1. Assāda, Dutiya, Tatiya Assāda Sutta.– The Buddha tells the monks that before his Enlightenment he had thought, “What is the satisfaction (assāda), what the danger (adīnavā), and what the escape (nissaraṇa) from forms?. What is the satisfaction … of feelings? … of perceptions? … mental formations? … consciousness?” Then I considered, “Whatever is the happiness and pleasure that arises dependent on forms, that is the satisfaction of forms. That form’s impermanence (anicca), unsatisfactoriness (dukkha), and instability (vipariṇāmadhamma) is its danger. The removal of the desire and lust for forms was the escape.” So too, regarding feelings, perceptions, mental formations, and consciousness.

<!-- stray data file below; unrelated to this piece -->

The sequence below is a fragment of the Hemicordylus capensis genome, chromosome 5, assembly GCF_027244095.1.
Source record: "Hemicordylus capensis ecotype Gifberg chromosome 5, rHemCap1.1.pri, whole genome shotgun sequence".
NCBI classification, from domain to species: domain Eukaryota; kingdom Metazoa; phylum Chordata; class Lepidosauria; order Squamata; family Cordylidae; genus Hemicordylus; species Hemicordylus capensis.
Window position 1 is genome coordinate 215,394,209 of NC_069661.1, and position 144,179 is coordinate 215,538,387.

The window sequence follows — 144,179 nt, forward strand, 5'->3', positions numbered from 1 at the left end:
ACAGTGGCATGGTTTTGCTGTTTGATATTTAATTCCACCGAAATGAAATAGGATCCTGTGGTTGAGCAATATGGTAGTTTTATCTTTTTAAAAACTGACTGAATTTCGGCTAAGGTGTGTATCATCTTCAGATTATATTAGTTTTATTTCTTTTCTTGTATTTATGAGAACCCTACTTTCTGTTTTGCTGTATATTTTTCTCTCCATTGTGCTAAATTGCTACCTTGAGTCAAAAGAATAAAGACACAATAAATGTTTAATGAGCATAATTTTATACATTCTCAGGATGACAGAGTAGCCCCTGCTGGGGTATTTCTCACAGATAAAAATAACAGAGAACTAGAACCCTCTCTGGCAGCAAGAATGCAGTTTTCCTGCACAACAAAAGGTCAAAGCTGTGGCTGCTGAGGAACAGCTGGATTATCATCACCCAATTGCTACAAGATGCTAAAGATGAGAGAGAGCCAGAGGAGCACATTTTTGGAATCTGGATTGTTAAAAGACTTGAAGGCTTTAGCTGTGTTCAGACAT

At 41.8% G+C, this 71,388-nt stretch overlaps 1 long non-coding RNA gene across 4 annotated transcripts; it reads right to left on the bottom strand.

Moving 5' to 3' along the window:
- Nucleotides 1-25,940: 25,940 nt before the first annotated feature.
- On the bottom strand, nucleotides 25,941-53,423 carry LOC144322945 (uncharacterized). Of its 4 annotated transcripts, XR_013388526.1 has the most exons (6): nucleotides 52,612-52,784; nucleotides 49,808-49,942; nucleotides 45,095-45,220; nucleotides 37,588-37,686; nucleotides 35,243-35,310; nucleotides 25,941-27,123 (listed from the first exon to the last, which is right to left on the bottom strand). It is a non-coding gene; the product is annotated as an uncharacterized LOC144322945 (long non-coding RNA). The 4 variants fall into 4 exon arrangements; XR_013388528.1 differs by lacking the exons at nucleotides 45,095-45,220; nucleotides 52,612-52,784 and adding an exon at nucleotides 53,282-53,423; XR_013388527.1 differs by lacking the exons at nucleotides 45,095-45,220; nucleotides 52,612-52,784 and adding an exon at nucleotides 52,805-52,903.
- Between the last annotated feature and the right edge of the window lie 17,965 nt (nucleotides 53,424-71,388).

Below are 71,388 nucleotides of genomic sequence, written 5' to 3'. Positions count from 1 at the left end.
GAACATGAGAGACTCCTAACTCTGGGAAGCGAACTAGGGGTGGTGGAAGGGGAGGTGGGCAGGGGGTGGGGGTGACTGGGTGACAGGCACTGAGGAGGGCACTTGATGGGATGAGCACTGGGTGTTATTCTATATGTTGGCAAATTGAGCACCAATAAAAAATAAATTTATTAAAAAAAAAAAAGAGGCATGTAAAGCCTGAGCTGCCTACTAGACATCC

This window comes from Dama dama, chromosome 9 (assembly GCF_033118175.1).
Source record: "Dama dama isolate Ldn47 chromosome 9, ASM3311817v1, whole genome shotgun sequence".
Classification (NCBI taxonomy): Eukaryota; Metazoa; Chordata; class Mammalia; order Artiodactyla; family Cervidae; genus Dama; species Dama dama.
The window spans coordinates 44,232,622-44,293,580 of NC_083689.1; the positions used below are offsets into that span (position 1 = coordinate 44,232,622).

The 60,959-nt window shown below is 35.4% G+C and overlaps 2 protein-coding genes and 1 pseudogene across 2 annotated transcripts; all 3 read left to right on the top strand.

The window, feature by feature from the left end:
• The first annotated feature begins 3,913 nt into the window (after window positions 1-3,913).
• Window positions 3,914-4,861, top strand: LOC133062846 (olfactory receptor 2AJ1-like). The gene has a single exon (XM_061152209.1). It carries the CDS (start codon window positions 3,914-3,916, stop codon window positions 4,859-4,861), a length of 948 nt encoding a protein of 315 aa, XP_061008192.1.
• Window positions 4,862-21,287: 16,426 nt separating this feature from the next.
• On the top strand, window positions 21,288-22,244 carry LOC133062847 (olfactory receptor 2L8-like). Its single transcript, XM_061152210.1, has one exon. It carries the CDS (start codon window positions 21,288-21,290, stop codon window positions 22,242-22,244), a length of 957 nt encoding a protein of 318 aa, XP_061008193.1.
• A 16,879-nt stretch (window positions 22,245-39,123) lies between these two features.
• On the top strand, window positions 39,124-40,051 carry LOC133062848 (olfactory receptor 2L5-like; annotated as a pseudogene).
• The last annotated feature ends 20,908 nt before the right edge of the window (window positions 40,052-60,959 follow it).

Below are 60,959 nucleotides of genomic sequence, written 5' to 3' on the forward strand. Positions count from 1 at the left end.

“Until I had thoroughly understood the satisfaction, danger, and escape regarding these five aggregates I did not declare that I was Fully Enlightened. When I had thoroughly understood them, then I knew that my liberation was unshakeable and that this would be my final existence.” (S.iii.27‒29)
Sāriputta explains that an uninstructed ordinary person does not understand the satisfaction, danger, and escape regarding the five aggregates. This is called ignorance. (S.iii.172)